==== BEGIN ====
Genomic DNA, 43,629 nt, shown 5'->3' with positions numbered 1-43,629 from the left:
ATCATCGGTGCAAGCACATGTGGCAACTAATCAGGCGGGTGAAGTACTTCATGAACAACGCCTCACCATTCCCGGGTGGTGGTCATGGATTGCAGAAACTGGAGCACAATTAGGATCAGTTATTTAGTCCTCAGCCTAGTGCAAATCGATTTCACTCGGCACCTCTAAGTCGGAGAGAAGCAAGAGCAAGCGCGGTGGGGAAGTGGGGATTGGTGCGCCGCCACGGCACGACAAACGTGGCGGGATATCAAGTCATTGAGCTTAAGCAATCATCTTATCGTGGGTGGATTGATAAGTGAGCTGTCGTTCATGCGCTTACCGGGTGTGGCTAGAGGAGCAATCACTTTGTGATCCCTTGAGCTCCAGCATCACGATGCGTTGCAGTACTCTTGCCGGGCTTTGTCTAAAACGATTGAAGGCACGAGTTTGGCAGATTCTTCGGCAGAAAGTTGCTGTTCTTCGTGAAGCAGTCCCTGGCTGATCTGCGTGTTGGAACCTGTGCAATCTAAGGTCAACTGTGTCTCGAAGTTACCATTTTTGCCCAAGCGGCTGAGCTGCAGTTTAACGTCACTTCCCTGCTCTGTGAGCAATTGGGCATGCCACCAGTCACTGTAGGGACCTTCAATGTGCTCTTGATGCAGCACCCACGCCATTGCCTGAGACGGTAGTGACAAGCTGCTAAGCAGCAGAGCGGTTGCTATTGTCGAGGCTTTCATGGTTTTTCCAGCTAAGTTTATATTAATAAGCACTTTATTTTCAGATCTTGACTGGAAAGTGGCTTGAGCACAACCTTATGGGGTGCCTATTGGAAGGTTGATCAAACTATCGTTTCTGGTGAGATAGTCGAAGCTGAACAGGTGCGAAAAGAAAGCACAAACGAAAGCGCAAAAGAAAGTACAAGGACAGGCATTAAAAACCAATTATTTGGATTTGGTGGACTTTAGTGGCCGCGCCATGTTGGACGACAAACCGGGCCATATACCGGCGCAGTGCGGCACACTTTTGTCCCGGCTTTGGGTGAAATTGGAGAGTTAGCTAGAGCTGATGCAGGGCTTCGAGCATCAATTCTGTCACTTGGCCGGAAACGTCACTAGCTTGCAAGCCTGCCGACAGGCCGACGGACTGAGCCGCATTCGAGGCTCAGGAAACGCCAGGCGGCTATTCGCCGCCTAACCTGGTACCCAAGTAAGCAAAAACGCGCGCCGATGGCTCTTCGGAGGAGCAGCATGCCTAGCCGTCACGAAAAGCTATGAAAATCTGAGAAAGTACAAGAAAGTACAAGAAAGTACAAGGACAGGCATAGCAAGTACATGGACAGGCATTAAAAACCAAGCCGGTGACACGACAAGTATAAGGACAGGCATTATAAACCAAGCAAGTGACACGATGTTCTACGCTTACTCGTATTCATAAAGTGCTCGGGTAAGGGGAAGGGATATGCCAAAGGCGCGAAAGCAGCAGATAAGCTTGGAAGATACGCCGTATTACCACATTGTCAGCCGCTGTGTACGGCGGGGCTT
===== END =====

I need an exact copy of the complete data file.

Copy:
Genomic DNA, 43,629 nt, shown 5'->3' with positions numbered 1-43,629 from the left:
ATCATCGGTGCAAGCACATGTGGCAACTAATCAGGCGGGTGAAGTACTTCATGAACAACGCCTCACCATTCCCGGGTGGTGGTCATGGATTGCAGAAACTGGAGCACAATTAGGATCAGTTATTTAGTCCTCAGCCTAGTGCAAATCGATTTCACTCGGCACCTCTAAGTCGGAGAGAAGCAAGAGCAAGCGCGGTGGGGAAGTGGGGATTGGTGCGCCGCCACGGCACGACAAACGTGGCGGGATATCAAGTCATTGAGCTTAAGCAATCATCTTATCGTGGGTGGATTGATAAGTGAGCTGTCGTTCATGCGCTTACCGGGTGTGGCTAGAGGAGCAATCACTTTGTGATCCCTTGAGCTCCAGCATCACGATGCGTTGCAGTACTCTTGCCGGGCTTTGTCTAAAACGATTGAAGGCACGAGTTTGGCAGATTCTTCGGCAGAAAGTTGCTGTTCTTCGTGAAGCAGTCCCTGGCTGATCTGCGTGTTGGAACCTGTGCAATCTAAGGTCAACTGTGTCTCGAAGTTACCATTTTTGCCCAAGCGGCTGAGCTGCAGTTTAACGTCACTTCCCTGCTCTGTGAGCAATTGGGCATGCCACCAGTCACTGTAGGGACCTTCAATGTGCTCTTGATGCAGCACCCACGCCATTGCCTGAGACGGTAGTGACAAGCTGCTAAGCAGCAGAGCGGTTGCTATTGTCGAGGCTTTCATGGTTTTTCCAGCTAAGTTTATATTAATAAGCACTTTATTTTCAGATCTTGACTGGAAAGTGGCTTGAGCACAACCTTATGGGGTGCCTATTGGAAGGTTGATCAAACTATCGTTTCTGGTGAGATAGTCGAAGCTGAACAGGTGCGAAAAGAAAGCACAAACGAAAGCGCAAAAGAAAGTACAAGGACAGGCATTAAAAACCAATTATTTGGATTTGGTGGACTTTAGTGGCCGCGCCATGTTGGACGACAAACCGGGCCATATACCGGCGCAGTGCGGCACACTTTTGTCCCGGCTTTGGGTGAAATTGGAGAGTTAGCTAGAGCTGATGCAGGGCTTCGAGCATCAATTCTGTCACTTGGCCGGAAACGTCACTAGCTTGCAAGCCTGCCGACAGGCCGACGGACTGAGCCGCATTCGAGGCTCAGGAAACGCCAGGCGGCTATTCGCCGCCTAACCTGGTACCCAAGTAAGCAAAAACGCGCGCCGATGGCTCTTCGGAGGAGCAGCATGCCTAGCCGTCACGAAAAGCTATGAAAATCTGAGAAAGTACAAGAAAGTACAAGAAAGTACAAGGACAGGCATAGCAAGTACATGGACAGGCATTAAAAACCAAGCCGGTGACACGACAAGTATAAGGACAGGCATTATAAACCAAGCAAGTGACACGATGTTCTACGCTTACTCGTATTCATAAAGTGCTCGGGTAAGGGGAAGGGATATGCCAAAGGCGCGAAAGCAGCAGATAAGCTTGGAAGATACGCCGTATTACCACATTGTCAGCCGCTGTGTACGGCGGGGCTT